moral turpitude

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moral turpitude (uncountable)

  1. depravity
  2. (law) Any base or vile conduct, contrary to accepted morals, that sometimes accompanies a crime
    • 1836, The Punishment of Death: A Selection of Articles from the Morning Herald
      Here we see that both Lord TENTERDEN and Lord WYNFORD apply the test of moral turpitude to crime when considering the degree of punishment that ought to be annexed to it.
    • 1959, David H. Kleiman, "Tax Evasion and Moral Turpitude", 49 Journal of Criminal Law, Criminology and Police Science 145 at 146
      In their efforts to achieve a satisfactory definition of moral turpitude, the courts have been faced with the problem of arriving at a definition that is restrictive enough to facilitate application to a particular fact situation and yet not so broad as to distort the statutory intent. In this context moral turpitude is generally defined as a base or vile act that violates the accepted social relationship among men. This definition, however, is not completely satisfactory, and the courts generally base their decision upon the fact situation involved in the particular case. Moreover, this procedure has not been conductive to obtaining uniformity among the various jurisdictions.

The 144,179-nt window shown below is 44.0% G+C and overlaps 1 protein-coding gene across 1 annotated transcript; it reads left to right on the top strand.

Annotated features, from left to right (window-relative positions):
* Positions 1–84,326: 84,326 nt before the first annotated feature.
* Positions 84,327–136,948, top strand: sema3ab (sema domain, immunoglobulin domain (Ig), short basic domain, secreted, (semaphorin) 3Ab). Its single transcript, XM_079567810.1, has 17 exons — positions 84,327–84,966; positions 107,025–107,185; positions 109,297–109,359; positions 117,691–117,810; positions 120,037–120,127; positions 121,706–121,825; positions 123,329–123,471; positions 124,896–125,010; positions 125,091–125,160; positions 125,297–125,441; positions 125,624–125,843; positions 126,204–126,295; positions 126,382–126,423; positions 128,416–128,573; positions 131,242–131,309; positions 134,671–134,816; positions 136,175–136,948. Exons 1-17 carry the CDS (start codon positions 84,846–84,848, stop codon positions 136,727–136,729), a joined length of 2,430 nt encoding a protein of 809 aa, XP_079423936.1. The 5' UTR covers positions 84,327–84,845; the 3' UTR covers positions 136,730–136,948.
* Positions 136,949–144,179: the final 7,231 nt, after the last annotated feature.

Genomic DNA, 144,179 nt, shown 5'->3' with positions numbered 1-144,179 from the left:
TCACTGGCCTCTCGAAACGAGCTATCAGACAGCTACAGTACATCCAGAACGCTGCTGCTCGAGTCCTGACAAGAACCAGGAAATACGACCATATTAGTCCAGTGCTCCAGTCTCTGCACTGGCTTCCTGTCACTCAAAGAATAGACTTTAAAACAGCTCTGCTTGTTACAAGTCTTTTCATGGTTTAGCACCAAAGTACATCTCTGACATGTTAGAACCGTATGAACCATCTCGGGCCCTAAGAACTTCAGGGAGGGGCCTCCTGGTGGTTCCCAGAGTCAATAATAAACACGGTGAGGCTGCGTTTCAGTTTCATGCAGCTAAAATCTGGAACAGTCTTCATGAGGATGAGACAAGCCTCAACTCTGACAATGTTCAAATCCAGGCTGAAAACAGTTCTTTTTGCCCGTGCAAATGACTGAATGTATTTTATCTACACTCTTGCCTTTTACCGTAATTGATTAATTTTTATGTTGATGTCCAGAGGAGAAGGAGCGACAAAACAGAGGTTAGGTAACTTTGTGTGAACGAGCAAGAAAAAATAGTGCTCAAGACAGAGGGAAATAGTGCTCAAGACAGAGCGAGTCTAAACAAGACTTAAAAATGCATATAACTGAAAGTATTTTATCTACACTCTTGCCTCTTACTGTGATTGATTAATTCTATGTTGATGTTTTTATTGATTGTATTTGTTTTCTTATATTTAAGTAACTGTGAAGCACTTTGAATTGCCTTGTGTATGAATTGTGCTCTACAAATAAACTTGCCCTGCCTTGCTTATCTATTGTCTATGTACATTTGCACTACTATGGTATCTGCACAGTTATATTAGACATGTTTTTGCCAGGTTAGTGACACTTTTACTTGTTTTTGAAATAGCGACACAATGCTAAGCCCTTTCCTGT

• 1988, John T. Burnett, "Attorney Discipline under DR 1-102(A)(3): Imposing Sanctions Absent a Finding of Moral Turpitude", (1988) 13 Journal of the Legal Profession 245
      In characterizing moral turpitude, courts have consistently returned to themes traditionally associated with the concept of immorality. Typically included offenses are fraud, deceit, dishonesty, misrepresentation for the purpose of financial gain, and corruption, as well as offenses involving sexual misconduct and murder. In addition, many courts require a finding of knowledge or intent. However, the rationales which courts use to reach a finding of moral turpitude vary among the jurisdictions.
    • 1998, Charles Jeszeck, Child Labor in Agriculture
      In fact, one view expressed at the time was that work on the farm was free from the moral turpitude of city sweatshops and that farm labor taught children valuable lessons and skills.
    • 1996, Katherine Patterson, Lyddie
      When Mr. Marsden, the mill's overseer, tells the superintendent of the factory that Lyddie did not have moral turpitude. (Book set in the 1800's during the time of the mills and Industrial Revolution)

Usage notes[edit]

There is no strict legal definition of moral turpitude, and it can be interpreted in any number of ways. Even the legal and otherwise acceptable behavior can be interpreted as a moral turpitude if some party would desire so in order, for example, to get out of the contract.